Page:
It’s shocking writing these down, because it’s just the ones I’m on.  I haven’t even touched the ones I’m not on.  It’s amazing how many of these are out there.

So I had to first update my bio, since I found that just about every social media I’m on had a different bio and different photo.  Some had my old website address and others were missing my middle name…arrgh!  This definitely needed some attention.

For the writers here, if you want to try the same thing, let me know what you find.

Meanwhile, I’ll be posting up my next installment of Broken Notes soon.

Pocket Kitten

Cuteness alert!

Army versus Cat: Who Wins?

This is a pretty cute video of a paper soldier army versus a ginger cat.


If writers ruled the world

Daily Post’s writing prompt is “You’ve been given the superpower to change one law of nature. How do you use it?”

That’s a dangerous topic for a writer. We live for coming up with stuff like that and then showing how it can go disastrously wrong, and this is particularly true in science fiction and fantasy where rules can be changed for the story. Like:


Them was one my early favorite movies.  It starred James Whitmore, James Arness, and Fess Parker. It’s set in Los Angeles, and man’s dealings with radioactivity (this was the 1950s, when atomic power was new) creates giant killer ants. The army has to stop the ants before they start breeding.  The last part of the movie is set in the Los Angeles River, which is a concrete river that runs through the city.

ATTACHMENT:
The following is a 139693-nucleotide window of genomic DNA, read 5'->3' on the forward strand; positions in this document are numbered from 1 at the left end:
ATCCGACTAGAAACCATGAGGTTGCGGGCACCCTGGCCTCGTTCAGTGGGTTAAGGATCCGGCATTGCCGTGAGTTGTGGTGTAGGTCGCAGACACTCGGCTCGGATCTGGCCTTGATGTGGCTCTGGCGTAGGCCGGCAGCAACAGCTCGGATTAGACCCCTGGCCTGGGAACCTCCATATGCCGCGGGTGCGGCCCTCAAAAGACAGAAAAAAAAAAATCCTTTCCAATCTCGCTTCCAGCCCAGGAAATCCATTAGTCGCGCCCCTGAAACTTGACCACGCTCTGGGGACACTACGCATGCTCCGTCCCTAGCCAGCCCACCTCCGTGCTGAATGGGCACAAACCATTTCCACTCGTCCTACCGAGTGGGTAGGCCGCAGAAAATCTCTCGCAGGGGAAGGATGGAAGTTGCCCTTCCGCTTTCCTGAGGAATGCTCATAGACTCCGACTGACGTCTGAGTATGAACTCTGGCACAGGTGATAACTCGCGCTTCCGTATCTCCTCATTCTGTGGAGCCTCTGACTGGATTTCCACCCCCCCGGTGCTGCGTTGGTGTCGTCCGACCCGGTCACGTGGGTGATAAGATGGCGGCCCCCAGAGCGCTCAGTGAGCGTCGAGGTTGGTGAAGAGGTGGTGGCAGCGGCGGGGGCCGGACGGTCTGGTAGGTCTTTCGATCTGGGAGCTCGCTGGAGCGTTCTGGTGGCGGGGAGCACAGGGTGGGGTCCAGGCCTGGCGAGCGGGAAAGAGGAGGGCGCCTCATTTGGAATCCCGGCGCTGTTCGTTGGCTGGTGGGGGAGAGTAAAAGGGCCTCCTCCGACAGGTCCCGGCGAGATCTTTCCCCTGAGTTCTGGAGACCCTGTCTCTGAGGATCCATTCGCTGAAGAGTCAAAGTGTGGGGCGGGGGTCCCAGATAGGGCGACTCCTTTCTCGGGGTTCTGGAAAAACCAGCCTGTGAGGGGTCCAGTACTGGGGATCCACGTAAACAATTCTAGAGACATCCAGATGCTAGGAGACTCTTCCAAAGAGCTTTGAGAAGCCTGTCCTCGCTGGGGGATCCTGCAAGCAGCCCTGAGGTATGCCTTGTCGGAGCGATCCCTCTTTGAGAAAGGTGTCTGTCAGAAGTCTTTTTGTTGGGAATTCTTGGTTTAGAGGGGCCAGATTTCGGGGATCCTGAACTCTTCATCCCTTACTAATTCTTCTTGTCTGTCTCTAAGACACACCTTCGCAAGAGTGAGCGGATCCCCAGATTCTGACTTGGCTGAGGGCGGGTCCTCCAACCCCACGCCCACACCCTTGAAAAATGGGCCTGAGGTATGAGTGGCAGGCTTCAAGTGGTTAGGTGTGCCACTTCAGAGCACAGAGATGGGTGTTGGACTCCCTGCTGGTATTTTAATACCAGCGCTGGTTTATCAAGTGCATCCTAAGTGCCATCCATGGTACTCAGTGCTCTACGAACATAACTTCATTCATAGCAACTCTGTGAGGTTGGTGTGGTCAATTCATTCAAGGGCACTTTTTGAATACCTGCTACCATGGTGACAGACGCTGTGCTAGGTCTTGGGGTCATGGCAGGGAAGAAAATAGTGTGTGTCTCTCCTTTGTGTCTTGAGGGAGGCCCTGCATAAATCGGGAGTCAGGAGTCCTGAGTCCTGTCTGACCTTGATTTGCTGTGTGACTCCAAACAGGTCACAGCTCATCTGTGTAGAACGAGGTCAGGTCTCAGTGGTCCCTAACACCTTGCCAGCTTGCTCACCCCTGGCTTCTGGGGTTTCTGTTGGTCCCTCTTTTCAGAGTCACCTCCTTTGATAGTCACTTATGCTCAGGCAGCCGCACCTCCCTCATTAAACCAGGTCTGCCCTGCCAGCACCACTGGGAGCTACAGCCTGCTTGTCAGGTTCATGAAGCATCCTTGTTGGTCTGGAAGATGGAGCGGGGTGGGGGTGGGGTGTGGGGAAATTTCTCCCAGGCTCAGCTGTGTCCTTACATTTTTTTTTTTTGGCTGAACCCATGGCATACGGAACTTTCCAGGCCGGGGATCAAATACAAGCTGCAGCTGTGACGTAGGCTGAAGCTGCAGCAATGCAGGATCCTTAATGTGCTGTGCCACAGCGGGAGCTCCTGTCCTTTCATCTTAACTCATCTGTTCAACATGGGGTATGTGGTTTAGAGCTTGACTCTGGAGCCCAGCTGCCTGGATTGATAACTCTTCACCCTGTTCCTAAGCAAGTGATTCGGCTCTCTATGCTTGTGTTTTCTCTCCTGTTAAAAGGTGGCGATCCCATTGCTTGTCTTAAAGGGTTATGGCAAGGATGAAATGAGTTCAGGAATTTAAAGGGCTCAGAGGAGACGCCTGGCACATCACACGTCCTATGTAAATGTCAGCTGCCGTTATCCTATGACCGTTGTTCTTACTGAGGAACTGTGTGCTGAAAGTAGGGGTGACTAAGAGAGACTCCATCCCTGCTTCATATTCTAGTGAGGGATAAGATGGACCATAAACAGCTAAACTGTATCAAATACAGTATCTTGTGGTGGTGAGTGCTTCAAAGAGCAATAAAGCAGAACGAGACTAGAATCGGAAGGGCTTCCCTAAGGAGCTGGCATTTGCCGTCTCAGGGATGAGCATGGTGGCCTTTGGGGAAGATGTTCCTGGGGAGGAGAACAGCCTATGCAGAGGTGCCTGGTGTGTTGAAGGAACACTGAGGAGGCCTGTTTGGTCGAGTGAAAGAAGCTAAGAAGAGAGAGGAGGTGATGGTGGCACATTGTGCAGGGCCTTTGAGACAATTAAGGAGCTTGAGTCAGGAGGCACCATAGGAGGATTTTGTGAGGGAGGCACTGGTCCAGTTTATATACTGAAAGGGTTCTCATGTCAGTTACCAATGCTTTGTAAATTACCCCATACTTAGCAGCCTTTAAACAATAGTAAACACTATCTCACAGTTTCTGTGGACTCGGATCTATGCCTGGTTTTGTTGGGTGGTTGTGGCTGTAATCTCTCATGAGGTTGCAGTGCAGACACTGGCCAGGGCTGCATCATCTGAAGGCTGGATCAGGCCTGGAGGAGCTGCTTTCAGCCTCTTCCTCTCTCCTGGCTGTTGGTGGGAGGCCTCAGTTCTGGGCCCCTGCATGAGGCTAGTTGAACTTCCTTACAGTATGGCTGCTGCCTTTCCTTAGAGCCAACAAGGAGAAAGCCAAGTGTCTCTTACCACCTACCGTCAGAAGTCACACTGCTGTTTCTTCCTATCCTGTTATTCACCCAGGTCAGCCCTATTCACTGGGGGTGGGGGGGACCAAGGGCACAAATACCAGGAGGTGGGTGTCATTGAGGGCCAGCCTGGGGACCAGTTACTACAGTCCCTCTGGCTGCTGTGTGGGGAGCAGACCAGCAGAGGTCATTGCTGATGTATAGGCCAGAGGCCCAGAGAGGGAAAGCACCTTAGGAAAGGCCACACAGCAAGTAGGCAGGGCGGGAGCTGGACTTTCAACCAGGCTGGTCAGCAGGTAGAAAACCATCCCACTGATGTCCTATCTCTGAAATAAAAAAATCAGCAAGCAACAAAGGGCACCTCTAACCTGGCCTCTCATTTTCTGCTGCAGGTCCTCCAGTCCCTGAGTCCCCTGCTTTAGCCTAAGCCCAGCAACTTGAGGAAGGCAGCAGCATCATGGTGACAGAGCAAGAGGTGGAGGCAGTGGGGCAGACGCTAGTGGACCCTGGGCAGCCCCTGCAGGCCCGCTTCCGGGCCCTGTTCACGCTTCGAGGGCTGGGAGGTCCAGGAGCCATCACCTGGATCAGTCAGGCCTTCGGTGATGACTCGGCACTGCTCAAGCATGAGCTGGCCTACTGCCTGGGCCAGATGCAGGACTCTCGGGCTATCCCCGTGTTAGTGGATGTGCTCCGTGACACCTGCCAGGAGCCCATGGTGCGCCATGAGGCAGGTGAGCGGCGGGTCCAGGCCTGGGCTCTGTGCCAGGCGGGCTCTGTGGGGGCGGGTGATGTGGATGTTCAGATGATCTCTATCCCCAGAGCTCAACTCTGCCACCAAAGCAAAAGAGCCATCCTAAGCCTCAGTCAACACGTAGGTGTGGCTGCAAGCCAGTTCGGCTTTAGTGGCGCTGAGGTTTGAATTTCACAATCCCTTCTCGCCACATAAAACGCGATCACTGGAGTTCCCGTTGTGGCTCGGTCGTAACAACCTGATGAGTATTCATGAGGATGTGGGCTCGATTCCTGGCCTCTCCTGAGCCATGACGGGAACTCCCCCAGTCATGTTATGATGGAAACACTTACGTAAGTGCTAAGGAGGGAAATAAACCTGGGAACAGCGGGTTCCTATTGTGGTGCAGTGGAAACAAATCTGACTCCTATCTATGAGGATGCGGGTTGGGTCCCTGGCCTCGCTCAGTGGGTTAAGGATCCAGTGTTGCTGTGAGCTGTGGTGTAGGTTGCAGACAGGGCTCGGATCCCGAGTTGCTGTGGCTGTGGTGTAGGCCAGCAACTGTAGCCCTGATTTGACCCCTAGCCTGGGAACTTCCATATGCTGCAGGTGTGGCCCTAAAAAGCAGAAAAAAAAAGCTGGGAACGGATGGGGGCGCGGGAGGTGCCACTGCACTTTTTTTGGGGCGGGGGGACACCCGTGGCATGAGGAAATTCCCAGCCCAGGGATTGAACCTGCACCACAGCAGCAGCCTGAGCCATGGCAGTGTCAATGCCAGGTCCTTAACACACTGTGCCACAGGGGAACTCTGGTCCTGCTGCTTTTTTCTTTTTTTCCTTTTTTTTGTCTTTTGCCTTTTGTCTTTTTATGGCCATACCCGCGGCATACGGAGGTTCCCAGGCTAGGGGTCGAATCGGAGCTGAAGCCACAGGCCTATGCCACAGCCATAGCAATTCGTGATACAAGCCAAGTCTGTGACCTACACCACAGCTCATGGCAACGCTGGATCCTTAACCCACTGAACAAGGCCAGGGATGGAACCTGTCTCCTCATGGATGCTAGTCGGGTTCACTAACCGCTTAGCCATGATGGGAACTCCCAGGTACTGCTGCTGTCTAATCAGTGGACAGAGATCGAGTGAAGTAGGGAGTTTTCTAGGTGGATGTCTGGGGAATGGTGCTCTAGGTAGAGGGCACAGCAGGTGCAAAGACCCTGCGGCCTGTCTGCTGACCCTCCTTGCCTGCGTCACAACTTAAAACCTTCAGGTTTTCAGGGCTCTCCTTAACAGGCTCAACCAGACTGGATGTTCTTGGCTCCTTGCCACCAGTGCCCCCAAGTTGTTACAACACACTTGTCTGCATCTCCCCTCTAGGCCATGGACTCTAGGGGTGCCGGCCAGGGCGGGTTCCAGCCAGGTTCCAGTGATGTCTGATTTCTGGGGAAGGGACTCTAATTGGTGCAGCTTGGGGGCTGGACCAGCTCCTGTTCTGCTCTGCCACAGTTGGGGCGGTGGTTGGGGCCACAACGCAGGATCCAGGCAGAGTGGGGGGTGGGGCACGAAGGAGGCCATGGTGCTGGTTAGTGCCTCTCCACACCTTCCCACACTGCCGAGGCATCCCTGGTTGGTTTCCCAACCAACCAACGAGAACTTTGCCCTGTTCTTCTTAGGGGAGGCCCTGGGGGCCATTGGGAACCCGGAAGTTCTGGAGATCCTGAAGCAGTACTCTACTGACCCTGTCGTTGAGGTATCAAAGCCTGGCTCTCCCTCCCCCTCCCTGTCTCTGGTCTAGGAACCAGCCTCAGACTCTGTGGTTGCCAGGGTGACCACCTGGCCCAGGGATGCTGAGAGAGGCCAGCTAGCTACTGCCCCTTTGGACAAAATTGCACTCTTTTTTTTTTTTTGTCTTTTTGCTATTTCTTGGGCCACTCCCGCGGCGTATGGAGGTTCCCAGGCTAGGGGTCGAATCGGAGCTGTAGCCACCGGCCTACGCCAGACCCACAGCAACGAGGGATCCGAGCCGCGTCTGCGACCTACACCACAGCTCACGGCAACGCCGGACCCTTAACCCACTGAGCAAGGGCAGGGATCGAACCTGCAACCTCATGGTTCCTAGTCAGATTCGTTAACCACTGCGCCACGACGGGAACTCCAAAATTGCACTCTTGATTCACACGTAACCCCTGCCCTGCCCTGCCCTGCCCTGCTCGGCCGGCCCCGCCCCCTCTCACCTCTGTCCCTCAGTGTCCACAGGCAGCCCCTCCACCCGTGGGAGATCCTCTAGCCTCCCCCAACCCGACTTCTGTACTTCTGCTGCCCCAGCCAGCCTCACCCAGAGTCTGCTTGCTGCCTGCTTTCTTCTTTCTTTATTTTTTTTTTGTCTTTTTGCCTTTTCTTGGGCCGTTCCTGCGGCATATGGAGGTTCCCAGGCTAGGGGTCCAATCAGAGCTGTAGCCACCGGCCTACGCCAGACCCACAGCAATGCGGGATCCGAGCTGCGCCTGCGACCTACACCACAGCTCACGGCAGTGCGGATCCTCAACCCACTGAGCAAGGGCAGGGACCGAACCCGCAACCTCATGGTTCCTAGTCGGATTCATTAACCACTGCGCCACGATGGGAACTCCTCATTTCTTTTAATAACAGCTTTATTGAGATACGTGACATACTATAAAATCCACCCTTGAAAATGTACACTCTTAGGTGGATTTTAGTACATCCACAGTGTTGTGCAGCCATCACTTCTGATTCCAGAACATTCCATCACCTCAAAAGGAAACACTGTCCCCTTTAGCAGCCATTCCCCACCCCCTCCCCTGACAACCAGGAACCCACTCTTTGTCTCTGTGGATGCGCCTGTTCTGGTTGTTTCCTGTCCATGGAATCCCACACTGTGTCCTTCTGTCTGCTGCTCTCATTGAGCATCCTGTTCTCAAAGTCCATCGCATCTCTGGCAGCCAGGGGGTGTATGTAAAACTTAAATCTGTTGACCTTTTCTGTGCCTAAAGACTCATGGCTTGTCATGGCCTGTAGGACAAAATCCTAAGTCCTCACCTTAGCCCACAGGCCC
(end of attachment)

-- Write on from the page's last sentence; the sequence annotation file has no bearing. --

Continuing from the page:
Star Trek: The Original Series

In the episode Charlie X, a 3-year old boy is stranded on a planet, and the well-meaning inhabitants give him the ability to do, well, pretty much anything with magic powers.  He grows into a teenager who has never been socialized, and is just coming into things like attraction for girls. There’s one scene in it that still creeps me out, where a woman loses her face because Charlie gets angry at her.  Charlie ends up unable to be a part of society and goes back to live on the planet, alone.

Hopscotch by Kevin J. Anderson

In Hopscotch, a science fiction novel in the near future, people can change bodies. Sort of like an extreme form of plastic surgery. Imagine if you lost your body and didn’t know where it was. It was like the ultimate vanity, and yet, the ultimate destruction of society.

Green Rider Series by  Kristen Britain

The Green Rider series is one of my favorite book series right now. Karigan, the main character, ends up becoming a Green Rider, though she doesn’t want to, and gets the power of invisibility. An additional function of that power is time travel, which is very dangerous to her body.

Stargate SG-1

This was a long running science fiction TV series starring Richard Dean Anderson.  In “Window of Opportunity,” a grieving widower finds a device that can go back in time, so he decides to use it to relive his time with his wife. The only problem is the device puts time in a repeating loop. While the grieving scientist tries to fix it, the heroes of our story are caught in a day that keeps repeating itself. This is a fabulously written episode and well worth watching if you haven’t seen it.

Writers always dream about superpowers and how they can break. It’s more fun that way.